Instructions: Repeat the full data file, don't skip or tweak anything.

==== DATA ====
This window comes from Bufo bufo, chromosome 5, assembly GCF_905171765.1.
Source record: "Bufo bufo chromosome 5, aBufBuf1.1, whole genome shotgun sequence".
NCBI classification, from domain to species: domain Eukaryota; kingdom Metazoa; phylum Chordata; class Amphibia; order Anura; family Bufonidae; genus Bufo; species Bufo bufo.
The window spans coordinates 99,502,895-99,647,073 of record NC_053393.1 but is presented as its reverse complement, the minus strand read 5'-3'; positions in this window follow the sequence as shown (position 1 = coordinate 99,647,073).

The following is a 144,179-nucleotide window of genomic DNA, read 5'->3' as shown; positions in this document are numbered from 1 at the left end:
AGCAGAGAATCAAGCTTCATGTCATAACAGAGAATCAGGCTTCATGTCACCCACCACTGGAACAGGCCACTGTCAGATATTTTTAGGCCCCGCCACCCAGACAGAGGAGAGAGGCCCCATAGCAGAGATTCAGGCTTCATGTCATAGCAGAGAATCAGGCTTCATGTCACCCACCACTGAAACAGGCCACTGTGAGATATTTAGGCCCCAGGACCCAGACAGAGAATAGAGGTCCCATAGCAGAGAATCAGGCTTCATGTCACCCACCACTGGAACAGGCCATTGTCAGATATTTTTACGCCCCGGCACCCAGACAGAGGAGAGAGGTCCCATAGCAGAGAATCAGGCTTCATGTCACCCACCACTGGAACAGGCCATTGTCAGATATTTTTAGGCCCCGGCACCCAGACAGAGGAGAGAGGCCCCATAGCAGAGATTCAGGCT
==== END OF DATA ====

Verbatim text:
This window comes from Bufo bufo, chromosome 5, assembly GCF_905171765.1.
Source record: "Bufo bufo chromosome 5, aBufBuf1.1, whole genome shotgun sequence".
NCBI classification, from domain to species: domain Eukaryota; kingdom Metazoa; phylum Chordata; class Amphibia; order Anura; family Bufonidae; genus Bufo; species Bufo bufo.
The window spans coordinates 99,502,895-99,647,073 of record NC_053393.1 but is presented as its reverse complement, the minus strand read 5'-3'; positions in this window follow the sequence as shown (position 1 = coordinate 99,647,073).

The following is a 144,179-nucleotide window of genomic DNA, read 5'->3' as shown; positions in this document are numbered from 1 at the left end:
AGCAGAGAATCAAGCTTCATGTCATAACAGAGAATCAGGCTTCATGTCACCCACCACTGGAACAGGCCACTGTCAGATATTTTTAGGCCCCGCCACCCAGACAGAGGAGAGAGGCCCCATAGCAGAGATTCAGGCTTCATGTCATAGCAGAGAATCAGGCTTCATGTCACCCACCACTGAAACAGGCCACTGTGAGATATTTAGGCCCCAGGACCCAGACAGAGAATAGAGGTCCCATAGCAGAGAATCAGGCTTCATGTCACCCACCACTGGAACAGGCCATTGTCAGATATTTTTACGCCCCGGCACCCAGACAGAGGAGAGAGGTCCCATAGCAGAGAATCAGGCTTCATGTCACCCACCACTGGAACAGGCCATTGTCAGATATTTTTAGGCCCCGGCACCCAGACAGAGGAGAGAGGCCCCATAGCAGAGATTCAGGCT